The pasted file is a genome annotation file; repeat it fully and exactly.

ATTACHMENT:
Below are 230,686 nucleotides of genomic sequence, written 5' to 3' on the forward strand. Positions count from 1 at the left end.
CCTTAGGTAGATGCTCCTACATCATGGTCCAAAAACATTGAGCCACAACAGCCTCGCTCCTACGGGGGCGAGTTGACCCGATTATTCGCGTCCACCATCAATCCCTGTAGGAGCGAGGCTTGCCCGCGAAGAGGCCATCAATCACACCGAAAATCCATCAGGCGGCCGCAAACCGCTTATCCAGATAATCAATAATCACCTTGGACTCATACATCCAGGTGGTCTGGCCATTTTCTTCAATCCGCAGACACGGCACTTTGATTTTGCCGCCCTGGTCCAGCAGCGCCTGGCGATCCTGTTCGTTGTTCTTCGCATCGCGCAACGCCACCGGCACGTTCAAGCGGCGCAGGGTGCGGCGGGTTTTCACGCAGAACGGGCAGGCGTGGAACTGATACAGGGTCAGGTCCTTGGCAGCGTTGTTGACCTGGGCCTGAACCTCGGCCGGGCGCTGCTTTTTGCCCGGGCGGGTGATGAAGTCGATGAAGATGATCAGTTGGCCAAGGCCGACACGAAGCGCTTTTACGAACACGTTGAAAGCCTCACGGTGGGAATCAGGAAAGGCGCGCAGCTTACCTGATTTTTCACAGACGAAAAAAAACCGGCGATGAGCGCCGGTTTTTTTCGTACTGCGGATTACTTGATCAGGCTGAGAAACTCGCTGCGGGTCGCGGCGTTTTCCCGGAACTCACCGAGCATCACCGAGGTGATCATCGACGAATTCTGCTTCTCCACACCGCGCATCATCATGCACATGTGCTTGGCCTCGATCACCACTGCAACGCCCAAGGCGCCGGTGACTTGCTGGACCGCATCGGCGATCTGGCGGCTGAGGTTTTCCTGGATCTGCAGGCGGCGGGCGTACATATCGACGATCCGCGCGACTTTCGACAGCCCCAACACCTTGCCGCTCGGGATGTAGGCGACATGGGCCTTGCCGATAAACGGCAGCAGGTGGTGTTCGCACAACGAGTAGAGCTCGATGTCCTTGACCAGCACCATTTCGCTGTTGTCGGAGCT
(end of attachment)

Below are 230,686 nucleotides of genomic sequence, written 5' to 3' on the forward strand. Positions count from 1 at the left end.
CCTTAGGTAGATGCTCCTACATCATGGTCCAAAAACATTGAGCCACAACAGCCTCGCTCCTACGGGGGCGAGTTGACCCGATTATTCGCGTCCACCATCAATCCCTGTAGGAGCGAGGCTTGCCCGCGAAGAGGCCATCAATCACACCGAAAATCCATCAGGCGGCCGCAAACCGCTTATCCAGATAATCAATAATCACCTTGGACTCATACATCCAGGTGGTCTGGCCATTTTCTTCAATCCGCAGACACGGCACTTTGATTTTGCCGCCCTGGTCCAGCAGCGCCTGGCGATCCTGTTCGTTGTTCTTCGCATCGCGCAACGCCACCGGCACGTTCAAGCGGCGCAGGGTGCGGCGGGTTTTCACGCAGAACGGGCAGGCGTGGAACTGATACAGGGTCAGGTCCTTGGCAGCGTTGTTGACCTGGGCCTGAACCTCGGCCGGGCGCTGCTTTTTGCCCGGGCGGGTGATGAAGTCGATGAAGATGATCAGTTGGCCAAGGCCGACACGAAGCGCTTTTACGAACACGTTGAAAGCCTCACGGTGGGAATCAGGAAAGGCGCGCAGCTTACCTGATTTTTCACAGACGAAAAAAAACCGGCGATGAGCGCCGGTTTTTTTCGTACTGCGGATTACTTGATCAGGCTGAGAAACTCGCTGCGGGTCGCGGCGTTTTCCCGGAACTCACCGAGCATCACCGAGGTGATCATCGACGAATTCTGCTTCTCCACACCGCGCATCATCATGCACATGTGCTTGGCCTCGATCACCACTGCAACGCCCAAGGCGCCGGTGACTTGCTGGACCGCATCGGCGATCTGGCGGCTGAGGTTTTCCTGGATCTGCAGGCGGCGGGCGTACATATCGACGATCCGCGCGACTTTCGACAGCCCCAACACCTTGCCGCTCGGGATGTAGGCGACATGGGCCTTGCCGATAAACGGCAGCAGGTGGTGTTCGCACAACGAGTAGAGCTCGATGTCCTTGACCAGCACCATTTCGCTGTTGTCGGAGCT